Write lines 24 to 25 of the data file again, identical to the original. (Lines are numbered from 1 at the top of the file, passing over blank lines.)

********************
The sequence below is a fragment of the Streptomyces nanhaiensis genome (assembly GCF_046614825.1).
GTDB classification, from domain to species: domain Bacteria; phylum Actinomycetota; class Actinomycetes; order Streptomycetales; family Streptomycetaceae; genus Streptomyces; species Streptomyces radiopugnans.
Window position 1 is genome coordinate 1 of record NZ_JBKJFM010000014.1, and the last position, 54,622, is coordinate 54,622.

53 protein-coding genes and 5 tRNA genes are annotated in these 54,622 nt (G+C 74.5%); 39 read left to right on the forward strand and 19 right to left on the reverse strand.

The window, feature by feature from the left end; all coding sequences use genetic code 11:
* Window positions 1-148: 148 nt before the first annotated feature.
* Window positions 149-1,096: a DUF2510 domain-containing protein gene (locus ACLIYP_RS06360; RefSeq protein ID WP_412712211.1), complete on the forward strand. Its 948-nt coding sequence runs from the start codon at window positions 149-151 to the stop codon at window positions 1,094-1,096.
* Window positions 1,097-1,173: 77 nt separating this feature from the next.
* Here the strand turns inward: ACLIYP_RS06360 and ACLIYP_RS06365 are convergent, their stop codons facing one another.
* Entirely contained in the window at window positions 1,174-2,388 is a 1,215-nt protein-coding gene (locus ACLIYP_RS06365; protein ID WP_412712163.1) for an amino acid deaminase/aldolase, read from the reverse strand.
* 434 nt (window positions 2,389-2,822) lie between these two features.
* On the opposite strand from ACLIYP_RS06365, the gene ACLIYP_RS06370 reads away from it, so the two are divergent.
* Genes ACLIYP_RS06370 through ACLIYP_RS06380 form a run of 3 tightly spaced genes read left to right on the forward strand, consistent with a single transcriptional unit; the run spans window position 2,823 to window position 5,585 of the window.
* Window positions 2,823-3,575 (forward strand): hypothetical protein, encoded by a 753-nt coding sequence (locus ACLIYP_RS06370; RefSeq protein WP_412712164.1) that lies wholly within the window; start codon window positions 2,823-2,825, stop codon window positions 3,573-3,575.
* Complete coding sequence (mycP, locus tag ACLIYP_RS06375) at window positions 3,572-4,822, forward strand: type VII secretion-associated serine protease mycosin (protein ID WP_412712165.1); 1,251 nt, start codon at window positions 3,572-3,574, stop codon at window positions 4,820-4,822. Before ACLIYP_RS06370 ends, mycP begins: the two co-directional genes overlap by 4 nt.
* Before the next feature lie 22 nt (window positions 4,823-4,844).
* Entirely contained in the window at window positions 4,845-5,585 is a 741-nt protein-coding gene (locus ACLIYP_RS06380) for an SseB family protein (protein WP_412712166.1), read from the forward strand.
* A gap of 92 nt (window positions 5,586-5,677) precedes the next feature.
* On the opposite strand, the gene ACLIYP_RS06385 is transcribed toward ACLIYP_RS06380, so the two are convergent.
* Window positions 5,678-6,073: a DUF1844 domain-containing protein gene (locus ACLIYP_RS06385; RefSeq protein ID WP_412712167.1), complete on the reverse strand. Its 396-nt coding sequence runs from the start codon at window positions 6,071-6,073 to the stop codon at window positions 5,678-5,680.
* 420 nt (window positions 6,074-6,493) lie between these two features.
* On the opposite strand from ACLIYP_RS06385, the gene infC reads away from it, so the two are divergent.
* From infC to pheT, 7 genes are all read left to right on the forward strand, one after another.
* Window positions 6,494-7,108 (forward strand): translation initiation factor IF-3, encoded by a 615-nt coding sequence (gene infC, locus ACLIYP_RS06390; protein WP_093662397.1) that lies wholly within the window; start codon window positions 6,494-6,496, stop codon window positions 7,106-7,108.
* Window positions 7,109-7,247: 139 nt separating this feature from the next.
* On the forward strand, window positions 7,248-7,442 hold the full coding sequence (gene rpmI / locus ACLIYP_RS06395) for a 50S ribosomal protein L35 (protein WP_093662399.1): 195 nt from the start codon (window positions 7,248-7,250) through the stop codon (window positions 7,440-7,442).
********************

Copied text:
* Window positions 6,494-7,108 (forward strand): translation initiation factor IF-3, encoded by a 615-nt coding sequence (gene infC, locus ACLIYP_RS06390; protein WP_093662397.1) that lies wholly within the window; start codon window positions 6,494-6,496, stop codon window positions 7,106-7,108.
* Window positions 7,109-7,247: 139 nt separating this feature from the next.